Chattanooga Residents - Learn Lean Six Sigma’s History Here
Lean Six Sigma has become a more common term and method, and many people are eager to implement it, but little do they know that studying some history will be needed to decide on doing it or not. Lean Six Sigma history is the cherry on top of the cake when you are learning how it works and whether this is a good option for your company. Thus, at Lean Six Sigma Curriculum for Chattanooga High School Students of Tennessee, we will make sure that you learn every detail, starting here!
To keep things simple, Lean Six Sigma is a combination of Japanese management principles and methods that can be traced back to the United States. Although it’s not Japanese, this topic can be complicated to discuss as some of the methods that originated in Japan back in the 40s and 60s influenced it.
Kaizen, which encourages cooperation and commitment as a means for continuous improvement, is the Japanese influence of the Lean Six Sigma methodology, at least the main one.
However, the main methods we need to remember are the Lean and Six Sigma methodologies as they were created before LSS—clearly—and contribute at their own levels without making LSS a simple combination or copy of them both.
But focusing on Kaizen for a minute is unique in that it emphasizes small, positive changes. Kaizen eliminates redundant steps and processes, which reduces time.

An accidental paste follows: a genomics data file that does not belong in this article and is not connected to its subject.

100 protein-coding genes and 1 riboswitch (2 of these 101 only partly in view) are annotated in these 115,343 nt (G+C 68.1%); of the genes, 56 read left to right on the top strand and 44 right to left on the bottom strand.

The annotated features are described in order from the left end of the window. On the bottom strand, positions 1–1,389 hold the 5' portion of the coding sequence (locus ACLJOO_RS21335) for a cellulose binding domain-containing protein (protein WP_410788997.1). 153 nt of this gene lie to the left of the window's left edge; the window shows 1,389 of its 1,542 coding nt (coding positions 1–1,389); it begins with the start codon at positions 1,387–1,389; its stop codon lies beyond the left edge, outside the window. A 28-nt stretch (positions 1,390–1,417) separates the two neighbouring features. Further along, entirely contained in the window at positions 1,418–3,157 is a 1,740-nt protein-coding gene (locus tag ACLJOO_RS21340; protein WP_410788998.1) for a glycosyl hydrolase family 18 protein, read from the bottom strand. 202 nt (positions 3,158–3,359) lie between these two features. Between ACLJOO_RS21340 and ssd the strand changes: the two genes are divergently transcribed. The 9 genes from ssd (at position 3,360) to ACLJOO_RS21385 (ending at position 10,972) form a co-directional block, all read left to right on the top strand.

Many Japanese companies used and use this Japanese approach to increase their market share for their products, ideas, or services.
LSS can then be traced back to the USA, where it was created as a way to compete with Japanese industries. LSS was established in the 1980s to compete against super products, thanks to Kaizen and other process improvement methodologies.
How Did Lean & Six Sigma Start?
It is important to know the differences between Six Sigma and Lean. They are two distinct elements that were combined, and although they set the foundations for LSS, we mentioned the latter is not a simple copy of both.
Starting with Lean, because of its structure and principles, Lean is often called “thinking” since it emphasizes how a company should think about waste reduction and customer satisfaction while still handling other operations and goals.
Lean is tracked to Toyota and how it was included in the “Toyota Production System” (TPS). John Krafcik was a student of the former founder of Toyota. He was searching for a name that would describe the TPS system.
He wrote down the differences and characteristics between Toyota’s system versus traditional mass production on a whiteboard. After his research and analysis, he concluded that Toyota’s system requires less of everything in order to create value, which equals the entire concept of Lean at the time.
This whiteboard and conclusion quickly led to the Lean Thinking as result, and it set the basics: It focuses on reducing waste, non-value-added activities, and other areas.
Lean is built on its own principles and foundations. Understanding the customer is key to understanding each process’ value stream and waste, and although this feels similar to Kaizen, it is not the same.